New Legislation Penalizes Deferred Compensation from Certain Foreign Corporations and Partnerships
by David E. Kahen, Norman J. Misher
Published: October 15, 2008
Source: R&H Letter to Clients and Friends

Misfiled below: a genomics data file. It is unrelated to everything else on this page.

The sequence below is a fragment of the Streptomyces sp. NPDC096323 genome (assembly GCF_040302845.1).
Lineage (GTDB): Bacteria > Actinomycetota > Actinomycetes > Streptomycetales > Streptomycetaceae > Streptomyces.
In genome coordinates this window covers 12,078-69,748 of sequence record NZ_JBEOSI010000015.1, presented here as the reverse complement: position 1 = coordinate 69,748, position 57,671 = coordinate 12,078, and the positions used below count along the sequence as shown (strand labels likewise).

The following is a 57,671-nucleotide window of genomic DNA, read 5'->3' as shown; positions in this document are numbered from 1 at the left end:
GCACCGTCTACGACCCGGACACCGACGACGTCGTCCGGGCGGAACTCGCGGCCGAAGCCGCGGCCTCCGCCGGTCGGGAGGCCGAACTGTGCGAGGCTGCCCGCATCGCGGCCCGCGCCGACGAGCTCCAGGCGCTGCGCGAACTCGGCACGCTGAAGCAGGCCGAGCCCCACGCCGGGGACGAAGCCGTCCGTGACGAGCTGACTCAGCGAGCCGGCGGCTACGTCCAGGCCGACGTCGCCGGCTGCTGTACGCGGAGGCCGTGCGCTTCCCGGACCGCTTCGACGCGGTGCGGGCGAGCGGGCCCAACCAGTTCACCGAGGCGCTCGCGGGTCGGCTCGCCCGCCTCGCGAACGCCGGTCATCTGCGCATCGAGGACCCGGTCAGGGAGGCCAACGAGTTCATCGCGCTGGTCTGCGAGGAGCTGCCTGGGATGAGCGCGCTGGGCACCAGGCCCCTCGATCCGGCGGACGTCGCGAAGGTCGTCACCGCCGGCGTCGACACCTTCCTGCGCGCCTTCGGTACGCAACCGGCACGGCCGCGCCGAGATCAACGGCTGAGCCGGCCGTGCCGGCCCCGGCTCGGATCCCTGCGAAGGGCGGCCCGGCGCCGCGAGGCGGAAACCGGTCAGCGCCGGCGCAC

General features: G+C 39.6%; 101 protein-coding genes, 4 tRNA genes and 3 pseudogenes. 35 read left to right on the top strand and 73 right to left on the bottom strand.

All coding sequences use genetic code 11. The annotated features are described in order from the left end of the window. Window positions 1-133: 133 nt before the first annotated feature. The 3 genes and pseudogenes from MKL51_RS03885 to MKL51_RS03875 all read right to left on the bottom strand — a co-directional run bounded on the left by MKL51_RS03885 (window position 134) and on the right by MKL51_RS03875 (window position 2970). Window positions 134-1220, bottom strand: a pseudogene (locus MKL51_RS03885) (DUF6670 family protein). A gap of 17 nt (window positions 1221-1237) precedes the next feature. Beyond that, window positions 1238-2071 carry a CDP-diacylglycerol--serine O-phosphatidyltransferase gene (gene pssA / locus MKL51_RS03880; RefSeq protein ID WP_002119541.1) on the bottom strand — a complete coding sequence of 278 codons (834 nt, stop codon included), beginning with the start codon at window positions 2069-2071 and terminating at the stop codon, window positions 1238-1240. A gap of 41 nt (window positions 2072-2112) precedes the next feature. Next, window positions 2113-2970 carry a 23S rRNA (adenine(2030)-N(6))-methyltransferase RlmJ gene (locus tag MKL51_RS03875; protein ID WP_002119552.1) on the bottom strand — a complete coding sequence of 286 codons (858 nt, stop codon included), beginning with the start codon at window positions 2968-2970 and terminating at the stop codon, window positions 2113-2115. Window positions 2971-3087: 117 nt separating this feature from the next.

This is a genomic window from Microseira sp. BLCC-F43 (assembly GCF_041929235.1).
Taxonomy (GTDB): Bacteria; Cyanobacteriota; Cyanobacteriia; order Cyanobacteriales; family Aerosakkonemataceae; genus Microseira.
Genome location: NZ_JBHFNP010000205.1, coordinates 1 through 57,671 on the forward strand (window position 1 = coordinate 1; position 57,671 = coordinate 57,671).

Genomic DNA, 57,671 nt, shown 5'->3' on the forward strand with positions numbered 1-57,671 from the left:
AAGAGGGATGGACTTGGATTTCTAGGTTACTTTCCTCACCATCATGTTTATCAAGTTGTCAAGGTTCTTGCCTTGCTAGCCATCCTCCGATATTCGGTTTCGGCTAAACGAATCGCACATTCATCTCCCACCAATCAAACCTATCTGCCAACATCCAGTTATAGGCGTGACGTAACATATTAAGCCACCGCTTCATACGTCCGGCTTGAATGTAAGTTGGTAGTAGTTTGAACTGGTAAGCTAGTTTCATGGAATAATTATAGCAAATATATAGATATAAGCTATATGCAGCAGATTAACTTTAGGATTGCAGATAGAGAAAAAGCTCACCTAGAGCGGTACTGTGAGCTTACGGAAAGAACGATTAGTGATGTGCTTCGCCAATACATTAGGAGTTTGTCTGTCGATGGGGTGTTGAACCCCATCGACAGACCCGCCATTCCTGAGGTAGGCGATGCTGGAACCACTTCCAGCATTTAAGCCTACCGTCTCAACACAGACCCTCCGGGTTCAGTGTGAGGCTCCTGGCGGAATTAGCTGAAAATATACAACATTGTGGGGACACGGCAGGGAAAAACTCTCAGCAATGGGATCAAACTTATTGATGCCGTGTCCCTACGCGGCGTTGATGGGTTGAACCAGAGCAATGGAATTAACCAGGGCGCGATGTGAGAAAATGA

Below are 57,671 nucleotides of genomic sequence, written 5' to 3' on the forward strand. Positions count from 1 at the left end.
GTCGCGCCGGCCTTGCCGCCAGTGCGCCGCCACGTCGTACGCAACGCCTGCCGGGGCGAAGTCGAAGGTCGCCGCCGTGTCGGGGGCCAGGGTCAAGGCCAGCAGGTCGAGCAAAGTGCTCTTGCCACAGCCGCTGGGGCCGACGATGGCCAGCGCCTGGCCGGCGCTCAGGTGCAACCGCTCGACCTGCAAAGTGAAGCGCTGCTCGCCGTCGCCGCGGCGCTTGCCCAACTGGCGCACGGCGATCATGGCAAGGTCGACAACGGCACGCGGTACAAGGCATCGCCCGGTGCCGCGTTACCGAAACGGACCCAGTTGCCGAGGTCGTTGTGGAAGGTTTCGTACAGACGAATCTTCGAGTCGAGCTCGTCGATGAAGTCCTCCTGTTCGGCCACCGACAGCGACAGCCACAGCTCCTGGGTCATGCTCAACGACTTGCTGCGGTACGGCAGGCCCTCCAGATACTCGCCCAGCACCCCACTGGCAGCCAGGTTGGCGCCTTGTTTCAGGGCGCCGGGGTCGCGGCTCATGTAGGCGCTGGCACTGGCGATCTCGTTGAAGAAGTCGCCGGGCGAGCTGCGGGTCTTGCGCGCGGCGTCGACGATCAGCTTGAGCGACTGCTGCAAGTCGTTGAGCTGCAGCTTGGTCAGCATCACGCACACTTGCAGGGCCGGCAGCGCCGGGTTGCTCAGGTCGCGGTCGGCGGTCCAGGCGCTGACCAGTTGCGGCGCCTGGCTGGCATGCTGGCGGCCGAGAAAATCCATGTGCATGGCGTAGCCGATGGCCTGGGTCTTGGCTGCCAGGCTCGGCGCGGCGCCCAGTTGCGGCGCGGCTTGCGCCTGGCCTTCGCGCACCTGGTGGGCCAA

To Our Clients and Friends October 15, 2008 New Legislation Penalizes Deferred Compensation from Certain Foreign Corporations and Partnerships By: David E. Kahen and Norman J. Misher The recently enacted Emergency Economic Stabilization Act of 2008 added a new provision to the Internal Revenue Code (“Code”) that will adversely affect certain deferred compensation arrangements. The provision is more stringent in key respects than Code section 409A (“section 409A”), which was added in 2004 to regulate nonqualified deferred compensation. Although the provision was aimed at the deferred compensation of hedge fund and private equity fund executives who manage offshore funds, it can also apply to “domestic” partnerships that have foreign partners or tax-exempt partners such as pension funds. The new provision applies to deferred compensation arrangements involving payments for services provided to certain foreign corporations and to partnerships with partners that are foreign persons or organizations exempt from U.S. income tax. It applies to deferred amounts that are attributable to services performed after 2008. Deferred Compensation Plans That Are Affected New Code section 457A (“section 457A”) provides that any compensation which is deferred under a “nonqualified deferred compensation plan” of a “nonqualified entity” will be includible in gross income when the compensation is earned and when there is no “substantial risk of forfeiture” of the right to the compensation. A “nonqualified deferred compensation plan” (“nonqualified plan”) is defined as any plan that is a nonqualified deferred compensation plan under section 409A, and may include a right to compensation based on the appreciation in value of equity units issued by the entity for which the services are performed. Section 457A may therefore apply, for example, to a stock appreciation right or “SAR,” even though many SARs are not subject to section 409A. An amount will not be considered to be deferred for these purposes, and therefore will not be subject to the new provision, if it is paid within 12 months after the end of the tax year of the entity during which the right to the amount was no longer subject to a substantial risk of forfeiture. The definition of a “nonqualified” entity” is broad. It includes: • Any foreign corporation, unless substantially all of its income is effectively connected with the conduct of a trade or business in the United States or is subject to a comprehensive foreign income tax, • Any partnership (domestic or foreign), unless substantially all of its income is allocable to persons other than: o Foreign persons with respect to which such income is not subject to a comprehensive foreign income tax, and o Organizations that are generally exempt from income tax under the Code. This would include, for example, pension funds and not-for-profit organizations such as charities. A foreign person will be considered to be subject to a comprehensive foreign income tax if the person resides in a foreign country and is eligible for benefits under a comprehensive income tax treaty between that country and the United States. Thus, nonqualified plans of foreign corporations formed and doing business in tax haven jurisdictions will generally be subject to this provision. Nonqualified plans of a domestic or foreign partnership, if a substantial portion of its income is allocable to (i) foreign persons that are not subject to a comprehensive foreign income tax or (ii) organizations generally exempt from U.S. tax also will be subject to section 457A. In particular, this provision may apply to the nonqualified plans of partnerships formed and doing business exclusively in the United States, if a significant portion of their income is allocable either to foreign persons not subject to a comprehensive foreign income tax or to U.S. tax-exempt organizations. Effective Dates Section 457A is generally effective for deferred amounts that are attributable to services performed after December 31, 2008. It will also apply to amounts attributable to services performed before January 1, 2009, if such amounts are not otherwise includible in income in a taxable year beginning before 2018. Apparently, to address the potential difficulties under the new provision with respect to existing arrangements that defer amounts earned before 2009 to 2018 or later, Treasury has been directed to issue guidance, within 120 days of the date of enactment (October 3, 2008), to provide a limited period of time during which nonqualified plans relating to services performed before 2009 may be amended, without violating section 409A, so as to cause the distribution dates to be conformed to the dates the deferred amounts are required to be included in income. Illustration of the Impact of Section 457A The general rule is that deferred amounts are required to be included in income under section 457A once they cease to be subject to a substantial risk of forfeiture. In general, the rights of a person are considered subject to a substantial risk of forfeiture only for so long as the right to compensation is contingent upon the future performance of substantial services by any individual. However, compensation subject to a substantial risk of forfeiture may also include (to the extent provided in regulations) a right determined solely by reference to the gain recognized on the disposition of an investment asset. Consider the following example. An agreement between a foreign corporation and its U.S. employee provides that if the employee works for the corporation through the end of the next calendar year (the performance period), the employee will be entitled to receive a payment five years after the end of the performance period, with the payment being an amount initially determined at the end of the performance period but subject to upward or downward adjustment based on the performance of, say, a broad-based stock index or the financial portfolio of the foreign corporation itself during the five-year period. While this arrangement may well be compliant with section 409A, a problem could exist under section 457A. If the foreign corporation is a nonqualified entity, the compensation right would likely be considered to cease to be subject to a substantial risk of forfeiture at the end of the performance period, and be includible in income at that time even though the amount deferred is not payable until five years later. If the deferred payment was determined, instead, as a percentage of the gain realized with respect to the disposition of the shares of stock of Corporation X held by the foreign corporation as a passive investment, then, pursuant to regulations to be issued, the right to the payment may be considered to be subject to a substantial risk of forfeiture up to the date the shares of stock of Corporation X are sold. If the amount of deferred compensation is not determinable at the time the substantial risk of forfeiture ends (or when deferred, if there is no substantial risk of forfeiture to begin with -- as is often the case in the context of a management agreement between an offshore hedge fund and its U.S.-based manager), the deferred amount will be includible in income when it is determinable. In those circumstances, penalties similar to those imposed under section 409A (on arrangements not compliant with section 409A) will apply. Specifically, an additional tax equal to 20% of the compensation will be imposed, in addition to regular income tax; and an interest charge will be imposed, computed by applying an IRS-determined interest rate to the tax underpayment that would have occurred if the deferred compensation had been included in income in the year in which the compensation was deferred, or in the year in which the deferred compensation ceased to be subject to a substantial risk of forfeiture. The adverse treatment described above, for amounts not determinable at the time the amount is first deferred or at the time any substantial risk of forfeiture lapses, suggests that it is expected that compensation arrangements of nonqualified entities will generally be structured or restructured to avoid any deferral of compensation within the scope of section 457A or, if there is a substantial risk of forfeiture, any deferral beyond the time of lapse of the substantial risk of forfeiture. Unanswered Questions There are numerous unanswered questions (presumably to be addressed by Treasury regulation or other IRS guidance) relating to the new provision, including: which foreign persons will be considered subject to a comprehensive foreign income tax; the magnitude of an interest of a foreign person (not subject to a comprehensive income tax) or tax-exempt partner in a partnership owned predominantly by U.S. taxable persons and/or foreign persons subject to comprehensive income tax regimes, that will cause the partnership to fail the “substantially all” test and therefore be considered a nonqualified entity; and the scope of the exception for compensation based on gain from the disposition of an investment asset that will allow for compensation to be postponed at least until the disposition of the asset by reference to which the compensation is determined. Notwithstanding these questions, parties to nonqualified plans that may be affected by the new provision should consult with their advisors before the end of this year to determine whether, and in what manner, their existing arrangements should be amended.